In the first foreign policy speech following his momentum-gaining debate against President Barack Obama, GOP presidential nominee Mitt Romney expanded on his vision of an “American century,” a view he tied to the legacy of leaders like General George Marshall as he outlined a muscular, moral U.S. foreign policy with American exceptionalism at its core.

from Expert Zone:

Pakistan apology deal incidental to real problem of its support for terrorists

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(The views expressed in this column are the author's own and do not represent those of Reuters)

As Washington closed down for the Independence Day holiday, U.S. Secretary of State Hillary Clinton publicly apologised to Pakistan for the deaths of 24 Pakistani soldiers inadvertently killed by a NATO military strike along the Afghan border last November.

from Photographers' Blog:

The boy in blue

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By Lucas Jackson

One of the ubiquitous presences when traveling through Afghanistan on an embed with U.S. soldiers is that of scores of children either watching the soldiers passing in convoys or patrolling their villages. It is not uncommon for dozens of faces to be staring at you, often while standing mere feet away from the obvious out-of-towners.

The soldiers do their best to either ignore these multitudes of staring eyes or to interact with them but most often the children react shyly when confronted or when someone tries to talk to them. As a photographer traveling with these soldiers I also stand out, even more so than the soldiers which they are at least used to seeing. I am dressed differently and instead of a rifle I carry something they see far less often - cameras. For me these trips are as frustrating as they are interesting. I try to catch moments when these children are interacting to the presence of the military in their town or with each other. But I often find that as soon as I point the camera, I either become the center of attention or my young subjects turn and run away.

from Photographers' Blog:

Keeping vampire’s hours

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By Tim Wimborne

Photography is capturing light reflecting off things to make pictures. I shoot a lot after sundown over here. That just seems to be the nature of this war. Soldiers I have been embedded with have technology that gives them an upper hand at night and so they tend to be fairly active in the dark.

Shooting at Combat Outpost Pirtle-King takes this to a record level. Soldiers here describe working on this base as "sitting in a fish bowl". There are steep slopes above on three sides providing enemy gunmen ample concealed fighting positions from which to fire down. There seemed to be one particularly active sniper in the area at present.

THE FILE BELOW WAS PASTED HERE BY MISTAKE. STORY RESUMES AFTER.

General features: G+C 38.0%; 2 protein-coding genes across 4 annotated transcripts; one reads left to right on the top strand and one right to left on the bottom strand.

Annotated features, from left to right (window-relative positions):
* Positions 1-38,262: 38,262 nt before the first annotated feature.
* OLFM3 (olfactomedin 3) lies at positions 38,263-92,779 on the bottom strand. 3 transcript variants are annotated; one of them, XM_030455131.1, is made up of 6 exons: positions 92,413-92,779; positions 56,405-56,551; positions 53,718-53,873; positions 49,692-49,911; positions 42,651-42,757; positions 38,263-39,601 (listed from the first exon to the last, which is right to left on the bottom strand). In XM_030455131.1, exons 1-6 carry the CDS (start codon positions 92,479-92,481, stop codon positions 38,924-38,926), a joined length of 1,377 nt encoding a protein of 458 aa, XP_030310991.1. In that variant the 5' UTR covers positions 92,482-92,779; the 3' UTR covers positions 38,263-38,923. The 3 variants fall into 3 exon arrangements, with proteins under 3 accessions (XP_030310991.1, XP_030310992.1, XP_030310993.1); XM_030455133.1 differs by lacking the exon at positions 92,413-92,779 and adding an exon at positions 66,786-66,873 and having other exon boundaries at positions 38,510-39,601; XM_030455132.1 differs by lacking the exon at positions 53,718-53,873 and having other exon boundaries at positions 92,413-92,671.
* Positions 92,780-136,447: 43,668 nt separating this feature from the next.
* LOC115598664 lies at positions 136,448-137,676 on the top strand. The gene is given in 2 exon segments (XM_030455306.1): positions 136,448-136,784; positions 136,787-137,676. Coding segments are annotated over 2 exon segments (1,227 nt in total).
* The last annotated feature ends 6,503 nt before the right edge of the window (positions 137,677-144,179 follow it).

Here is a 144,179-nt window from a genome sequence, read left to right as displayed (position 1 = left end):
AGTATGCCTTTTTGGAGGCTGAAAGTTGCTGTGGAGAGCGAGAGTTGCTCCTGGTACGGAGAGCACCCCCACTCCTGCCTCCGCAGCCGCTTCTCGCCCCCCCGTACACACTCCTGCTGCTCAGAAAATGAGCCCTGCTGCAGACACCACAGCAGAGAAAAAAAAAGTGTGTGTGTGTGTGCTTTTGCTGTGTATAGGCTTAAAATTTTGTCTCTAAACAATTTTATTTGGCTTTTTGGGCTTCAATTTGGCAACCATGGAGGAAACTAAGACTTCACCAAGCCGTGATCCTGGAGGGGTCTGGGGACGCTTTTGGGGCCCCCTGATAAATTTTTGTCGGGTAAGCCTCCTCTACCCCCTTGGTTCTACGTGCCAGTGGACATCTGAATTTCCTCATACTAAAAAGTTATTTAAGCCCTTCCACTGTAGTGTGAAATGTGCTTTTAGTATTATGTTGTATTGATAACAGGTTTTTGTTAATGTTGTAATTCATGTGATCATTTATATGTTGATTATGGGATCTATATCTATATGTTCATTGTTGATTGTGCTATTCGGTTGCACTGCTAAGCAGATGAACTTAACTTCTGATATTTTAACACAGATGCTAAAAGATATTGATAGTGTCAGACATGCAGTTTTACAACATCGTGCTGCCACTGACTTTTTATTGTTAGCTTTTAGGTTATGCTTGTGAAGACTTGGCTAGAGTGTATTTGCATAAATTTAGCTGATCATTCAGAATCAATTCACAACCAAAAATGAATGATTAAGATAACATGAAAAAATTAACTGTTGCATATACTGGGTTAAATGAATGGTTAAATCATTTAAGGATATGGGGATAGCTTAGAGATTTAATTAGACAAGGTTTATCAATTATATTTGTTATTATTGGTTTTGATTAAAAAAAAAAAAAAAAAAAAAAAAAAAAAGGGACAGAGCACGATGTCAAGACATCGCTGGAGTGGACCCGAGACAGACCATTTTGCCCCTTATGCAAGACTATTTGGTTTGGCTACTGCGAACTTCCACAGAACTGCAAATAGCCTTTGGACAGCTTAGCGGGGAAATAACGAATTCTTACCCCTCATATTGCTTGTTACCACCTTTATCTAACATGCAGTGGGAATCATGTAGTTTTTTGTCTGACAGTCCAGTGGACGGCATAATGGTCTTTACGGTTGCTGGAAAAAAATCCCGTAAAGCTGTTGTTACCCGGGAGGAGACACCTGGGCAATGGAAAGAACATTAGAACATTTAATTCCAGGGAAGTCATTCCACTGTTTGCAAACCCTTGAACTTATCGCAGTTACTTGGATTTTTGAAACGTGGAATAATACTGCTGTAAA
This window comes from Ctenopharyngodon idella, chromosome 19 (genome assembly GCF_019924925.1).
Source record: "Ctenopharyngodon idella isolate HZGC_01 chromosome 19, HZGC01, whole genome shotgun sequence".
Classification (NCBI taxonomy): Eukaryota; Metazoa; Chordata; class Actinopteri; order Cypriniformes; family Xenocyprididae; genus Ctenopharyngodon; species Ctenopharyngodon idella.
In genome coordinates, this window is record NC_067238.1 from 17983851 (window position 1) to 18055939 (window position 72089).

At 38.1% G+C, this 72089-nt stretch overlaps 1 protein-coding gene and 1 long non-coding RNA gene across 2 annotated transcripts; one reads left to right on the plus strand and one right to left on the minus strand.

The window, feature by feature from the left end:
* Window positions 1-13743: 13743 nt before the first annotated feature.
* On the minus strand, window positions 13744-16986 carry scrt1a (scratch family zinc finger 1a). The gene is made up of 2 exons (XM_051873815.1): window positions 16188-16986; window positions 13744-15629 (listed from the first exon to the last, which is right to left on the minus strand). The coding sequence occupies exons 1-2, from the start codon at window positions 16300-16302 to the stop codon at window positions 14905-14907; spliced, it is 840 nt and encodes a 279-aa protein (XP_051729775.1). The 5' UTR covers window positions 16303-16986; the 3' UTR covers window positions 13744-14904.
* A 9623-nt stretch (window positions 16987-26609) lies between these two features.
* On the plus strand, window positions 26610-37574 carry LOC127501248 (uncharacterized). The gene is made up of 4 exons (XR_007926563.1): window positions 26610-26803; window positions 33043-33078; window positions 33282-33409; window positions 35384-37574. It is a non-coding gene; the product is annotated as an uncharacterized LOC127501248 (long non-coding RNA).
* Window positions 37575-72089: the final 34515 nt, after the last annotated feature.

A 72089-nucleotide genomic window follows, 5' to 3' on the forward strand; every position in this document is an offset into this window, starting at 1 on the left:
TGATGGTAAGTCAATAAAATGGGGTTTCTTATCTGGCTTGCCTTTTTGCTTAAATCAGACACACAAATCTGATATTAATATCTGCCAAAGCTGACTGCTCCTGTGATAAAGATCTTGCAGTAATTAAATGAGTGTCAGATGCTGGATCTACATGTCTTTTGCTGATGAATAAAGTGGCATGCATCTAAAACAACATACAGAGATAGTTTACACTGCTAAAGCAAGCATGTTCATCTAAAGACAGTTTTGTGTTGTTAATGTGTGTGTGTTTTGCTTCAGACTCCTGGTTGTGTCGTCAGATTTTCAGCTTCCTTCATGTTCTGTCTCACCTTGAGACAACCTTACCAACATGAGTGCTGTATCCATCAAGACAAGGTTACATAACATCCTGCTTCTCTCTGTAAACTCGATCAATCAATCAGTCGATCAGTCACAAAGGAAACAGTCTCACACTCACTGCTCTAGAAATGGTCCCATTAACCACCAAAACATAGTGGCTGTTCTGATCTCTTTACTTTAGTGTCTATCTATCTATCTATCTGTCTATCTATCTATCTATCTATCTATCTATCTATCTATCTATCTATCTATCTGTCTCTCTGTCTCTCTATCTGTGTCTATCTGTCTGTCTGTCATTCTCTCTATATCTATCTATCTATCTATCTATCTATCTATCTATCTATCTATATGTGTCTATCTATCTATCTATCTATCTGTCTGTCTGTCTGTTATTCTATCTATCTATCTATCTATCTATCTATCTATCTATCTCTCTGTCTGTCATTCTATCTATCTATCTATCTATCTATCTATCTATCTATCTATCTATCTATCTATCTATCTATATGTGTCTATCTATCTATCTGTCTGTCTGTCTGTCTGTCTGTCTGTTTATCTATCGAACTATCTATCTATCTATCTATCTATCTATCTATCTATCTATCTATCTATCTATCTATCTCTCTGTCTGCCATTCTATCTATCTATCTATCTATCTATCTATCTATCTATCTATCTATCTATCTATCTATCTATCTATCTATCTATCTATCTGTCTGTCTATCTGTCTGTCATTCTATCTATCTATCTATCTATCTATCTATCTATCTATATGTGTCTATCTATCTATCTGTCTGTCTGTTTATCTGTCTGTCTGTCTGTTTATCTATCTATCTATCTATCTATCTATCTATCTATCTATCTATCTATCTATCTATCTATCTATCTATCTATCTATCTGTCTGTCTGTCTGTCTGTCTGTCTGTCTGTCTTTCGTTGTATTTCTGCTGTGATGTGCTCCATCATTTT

from David Rohde:

Little America: An Afghan town, an American dream and the folly of for-profit war

American officials inspect a field in Helmand, 1960s

Eight years ago, a 72-year-old American aid worker named Charles Grader told me a seemingly fantastical story. In a bleak stretch of Afghan desert that resembled the surface of Mars, several dozen families from states like Montana, Wisconsin and California had lived in suburban tract homes with backyard barbecues. For 30 years during the Cold War, the settlement served as the headquarters of a massive American project designed to wean Afghans from Soviet influence.

American engineers oversaw the largest development program in Afghanistan’s history, constructing two huge earthen dams, 300 miles of irrigation canals and 1,200 miles of gravel roads. All told, the project made 250,000 acres of desert bloom. The town, officially known as “Lashkar Gah,” was the new capital of Helmand province and an ultra-modern world of workshops and offices. Afghans called it “Little America.”

from Pakistan: Now or Never?:

For a fistful of dollars, America and Pakistan wrangle

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Pakistan's relationship with the United States can't get more transactional than the prolonged negotiations over restoration of the Pakistani supply route for NATO troops in Afghanistan.

Pakistan, according to leaked accounts of so-called private negotiations, is demanding $5000 as transit fee for allowing trucks to use the two most obvious routes into landlocked Afghanistan, blocked since November when two dozen Pakistani soldiers were killed in an U.S. air strike from Afghanistan. The United States which apparently paid about $250 for each vehicle carrying everything from fuel to bottled water all these years is ready to double that, but nowhere near the price Pakistan is demanding for its support of the war. It also wants an apology for the deaths of the soldiers but America has stopped short of that, offering regret instead.